Elmue Elmue - 5 days ago 9
C++ Question

How to enumerate the installed StoreApps and their ID in Windows 8 and 10

What I want to get is the AppUserModelId of all installed StoreApp applications, so that I can pass it to

IApplicationActivationManager->ActivateApplication
.

In Windows 8 it was stored in the Registry, but in Windows 10 it is not anymore.

There are a lot of questions about this in internet but even after days of searching I could not find a satisfying solution.

What I have so far is the following:


  1. I create an instance of
    IPackageManager
    ,

  2. I call
    FindPackagesByUserSecurityId()
    with the SID of the current user,

  3. I iterate through the returned collection

  4. I get an
    IPackage
    interface

  5. From that I get an
    IPackageId
    interface,

  6. Then I call
    IPackageId->get_FamilyName()



With that I have for example on Windows 10 for the Windows Calculator the string "
Microsoft.WindowsCalculator_8wekyb3d8bbwe
".

When I append to this string an "
!App
" I have the complete AppUserModelId to start the Windows Calculator: "
Microsoft.WindowsCalculator_8wekyb3d8bbwe!App
"

But not all applications use an "
!App
" behind the FamilyName.
For example Spartan uses the AppUserModelId
"
Microsoft.Windows.Spartan_cw5n1h2txyewy!Microsoft.Spartan.Spartan
" which does not end with "
!App
". And when I replace "
!Microsoft.Spartan.Spartan
" with "
!App
" it will not start -> "This app does not support the contract specified".

So my question is where do I get the last missing part from?

I found a PowerShell code in internet (http://poshcode.org/5702) that seems to do something very similar:

Get-AppXPackage $PackageName -pv Package |
Get-AppxPackageManifest | % {
foreach($Application in $_.Package.Applications.Application) {
if($Application.Id -like $AppId) {
if($Protocol -and !($Application.Extensions.Extension.Protocol.Name | ? { ($_ + "://") -match (($Protocol -replace '\*','.*') + "(://)?") })) {
continue
}

[PSCustomObject]@{
# Notice the secret magic property:
PSTypeName = "Microsoft.Windows.Appx.Application"
AppUserModelId = $Package.PackageFamilyName + "!" + $Application.Id
}
}
}
}


I really don't understand this cryptic PowerShell stuff, but one line seems interesting to me:

foreach($Application in $_.Package.Applications.Application)


This seems to enumerate Applications in a Package.

A comment in the same PowerShell code says:

# The full AppUserModelId is composed of the package name,
the publisher id, and the app id, such as
Microsoft.ZuneMusic_8wekyb3d8bbwe!Microsoft.ZuneMusic


so what is missing is the
$Application.Id
.

If I could get an
IAppInfo
interface anyhow I could call
IAppInfo->get_Id()
and I would be ready.

But I don't know how to get this from an
IPackage
in C++.

Answer

Incredible that nobody has an idea! This shows how Microsoft makes us life hard. Such a universal task like enumerating the installed StoreApps with their AppUserModelId requires a cientific research department.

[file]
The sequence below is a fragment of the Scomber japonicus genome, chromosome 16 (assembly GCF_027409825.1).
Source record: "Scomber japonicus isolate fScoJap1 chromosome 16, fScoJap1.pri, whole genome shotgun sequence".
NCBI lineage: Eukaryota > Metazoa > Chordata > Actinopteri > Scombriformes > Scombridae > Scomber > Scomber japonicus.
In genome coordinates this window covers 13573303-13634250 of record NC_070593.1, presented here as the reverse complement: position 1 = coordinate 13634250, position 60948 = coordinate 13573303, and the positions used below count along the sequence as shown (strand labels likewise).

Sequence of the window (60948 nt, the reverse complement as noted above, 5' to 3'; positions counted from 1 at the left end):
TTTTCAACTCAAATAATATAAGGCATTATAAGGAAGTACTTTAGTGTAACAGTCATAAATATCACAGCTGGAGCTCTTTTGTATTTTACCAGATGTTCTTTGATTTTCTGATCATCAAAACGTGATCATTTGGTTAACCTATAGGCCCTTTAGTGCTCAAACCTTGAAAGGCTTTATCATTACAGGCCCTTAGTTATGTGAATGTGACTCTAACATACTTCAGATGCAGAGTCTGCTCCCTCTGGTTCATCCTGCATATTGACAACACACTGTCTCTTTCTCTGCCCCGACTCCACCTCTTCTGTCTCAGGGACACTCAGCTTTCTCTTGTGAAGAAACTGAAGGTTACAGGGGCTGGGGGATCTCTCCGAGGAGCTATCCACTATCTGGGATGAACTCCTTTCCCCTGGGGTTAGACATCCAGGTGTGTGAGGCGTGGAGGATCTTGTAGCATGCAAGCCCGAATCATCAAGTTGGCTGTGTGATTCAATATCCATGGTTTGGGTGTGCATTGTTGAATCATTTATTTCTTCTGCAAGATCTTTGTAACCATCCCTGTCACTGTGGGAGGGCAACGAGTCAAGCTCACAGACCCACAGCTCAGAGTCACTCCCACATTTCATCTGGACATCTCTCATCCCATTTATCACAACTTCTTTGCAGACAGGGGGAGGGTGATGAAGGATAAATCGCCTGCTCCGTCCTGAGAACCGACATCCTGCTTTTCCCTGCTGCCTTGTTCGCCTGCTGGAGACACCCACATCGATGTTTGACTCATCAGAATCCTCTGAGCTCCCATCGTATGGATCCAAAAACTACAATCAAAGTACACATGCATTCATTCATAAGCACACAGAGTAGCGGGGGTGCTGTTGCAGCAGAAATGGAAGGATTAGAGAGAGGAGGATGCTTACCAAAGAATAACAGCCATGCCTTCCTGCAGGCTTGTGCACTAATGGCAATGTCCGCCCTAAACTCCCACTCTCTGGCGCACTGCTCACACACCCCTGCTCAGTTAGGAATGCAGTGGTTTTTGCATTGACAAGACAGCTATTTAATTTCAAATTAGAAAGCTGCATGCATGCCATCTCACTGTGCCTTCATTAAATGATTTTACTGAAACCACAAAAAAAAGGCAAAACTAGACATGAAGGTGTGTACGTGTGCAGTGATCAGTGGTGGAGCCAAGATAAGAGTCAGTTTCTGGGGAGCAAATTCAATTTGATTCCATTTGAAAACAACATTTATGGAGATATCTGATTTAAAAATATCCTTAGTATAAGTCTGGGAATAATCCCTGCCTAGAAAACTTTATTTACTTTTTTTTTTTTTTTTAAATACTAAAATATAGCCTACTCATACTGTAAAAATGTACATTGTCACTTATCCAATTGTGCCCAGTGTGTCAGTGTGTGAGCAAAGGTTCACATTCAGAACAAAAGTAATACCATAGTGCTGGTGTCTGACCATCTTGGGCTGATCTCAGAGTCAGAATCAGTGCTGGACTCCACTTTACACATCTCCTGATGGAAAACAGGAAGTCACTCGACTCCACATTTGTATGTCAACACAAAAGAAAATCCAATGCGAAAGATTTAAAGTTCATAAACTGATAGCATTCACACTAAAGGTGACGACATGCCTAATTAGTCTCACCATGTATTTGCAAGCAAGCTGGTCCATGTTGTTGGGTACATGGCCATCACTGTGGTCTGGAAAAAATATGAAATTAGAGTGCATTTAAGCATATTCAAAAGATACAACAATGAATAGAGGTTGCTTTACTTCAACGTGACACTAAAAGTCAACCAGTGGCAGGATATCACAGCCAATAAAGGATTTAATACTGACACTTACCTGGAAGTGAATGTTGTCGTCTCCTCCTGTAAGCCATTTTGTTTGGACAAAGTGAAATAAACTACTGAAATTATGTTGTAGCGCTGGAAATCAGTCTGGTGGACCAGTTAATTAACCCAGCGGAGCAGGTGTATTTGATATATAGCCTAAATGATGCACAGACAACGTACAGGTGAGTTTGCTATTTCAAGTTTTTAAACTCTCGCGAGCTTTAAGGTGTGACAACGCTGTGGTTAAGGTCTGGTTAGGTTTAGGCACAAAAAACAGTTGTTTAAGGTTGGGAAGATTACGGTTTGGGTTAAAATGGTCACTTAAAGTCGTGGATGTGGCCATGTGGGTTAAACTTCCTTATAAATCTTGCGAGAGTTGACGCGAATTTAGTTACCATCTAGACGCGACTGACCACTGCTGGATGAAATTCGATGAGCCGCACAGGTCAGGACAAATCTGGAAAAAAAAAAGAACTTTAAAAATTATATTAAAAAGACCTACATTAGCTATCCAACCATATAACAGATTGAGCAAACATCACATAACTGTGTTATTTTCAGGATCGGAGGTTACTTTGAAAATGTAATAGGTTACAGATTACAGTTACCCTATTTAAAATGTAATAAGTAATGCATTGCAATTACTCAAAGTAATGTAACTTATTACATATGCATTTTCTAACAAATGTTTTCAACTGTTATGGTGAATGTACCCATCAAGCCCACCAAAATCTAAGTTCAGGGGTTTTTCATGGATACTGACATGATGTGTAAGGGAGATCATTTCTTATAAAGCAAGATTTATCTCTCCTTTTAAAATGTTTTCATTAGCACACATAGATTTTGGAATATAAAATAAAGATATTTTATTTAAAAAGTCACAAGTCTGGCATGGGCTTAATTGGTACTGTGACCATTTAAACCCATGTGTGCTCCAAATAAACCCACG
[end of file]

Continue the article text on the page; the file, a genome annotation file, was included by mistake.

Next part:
I finally came to a solution that works perfectly on Windows 8 and Windows 10. But a lot of code is required.

It seems that Windows does not hold the Application ID's in memory and there is no API to determine them directly. I studied all header files in the Windows 10 SDK and could not find a corresponding interface useful for that task.

But I found out how to get them. I continue after the 6 steps in my question:

  1. call IPackage->get_InstalledLocation() which returns an IStorageFolder.
  2. QueryInterface for IStorageItem
  3. call IStorageItem->get_Path()

Now you have the path were the App is installed. Windows 10 uses two base folders:

  • C:\Program Files\WindowsApps
  • C:\Windows\SystemApps

and several others like

  • C:\Windows\vpnplugins
  • C:\Windows\devicesflow
  • C:\Windows\MicracastView
  • C:\Windows\PrintDialog
  • C:\Windows\PrintDialog3D
  • C:\Windows\WinStore

In the returned folder path you will find a file "AppxManifest.xml". This file looks like:

<?xml version="1.0" encoding="utf-8"?>
<Package xmlns=".....">
    ......
    ......
    <Applications>
        <Application Id="microsoft.windowslive.mail" Executable="HxMail.exe" EntryPoint="Executable">
        ......
        ......
        </Application>
        <Application Id="microsoft.windowslive.calendar" Executable="HxCalendarAppImm.exe" EntryPoint="Executable">
        ......
        ......
        </Application>
    </Applications>
</Package>

And voilĂ , there they are. This package has two application ID's: "microsoft.windowslive.mail" and "microsoft.windowslive.calendar".

Then you take the package's FamilyName from step 6 append an "!" and append this ID and you are done.

This package can be started with IApplicationActivationManager->ActivateApplication() using one of the AppUserModelId's:

  • "microsoft.windowscommunicationsapps_8wekyb3d8bbwe!microsoft.windowslive.calendar"
  • "microsoft.windowscommunicationsapps_8wekyb3d8bbwe!microsoft.windowslive.mail"
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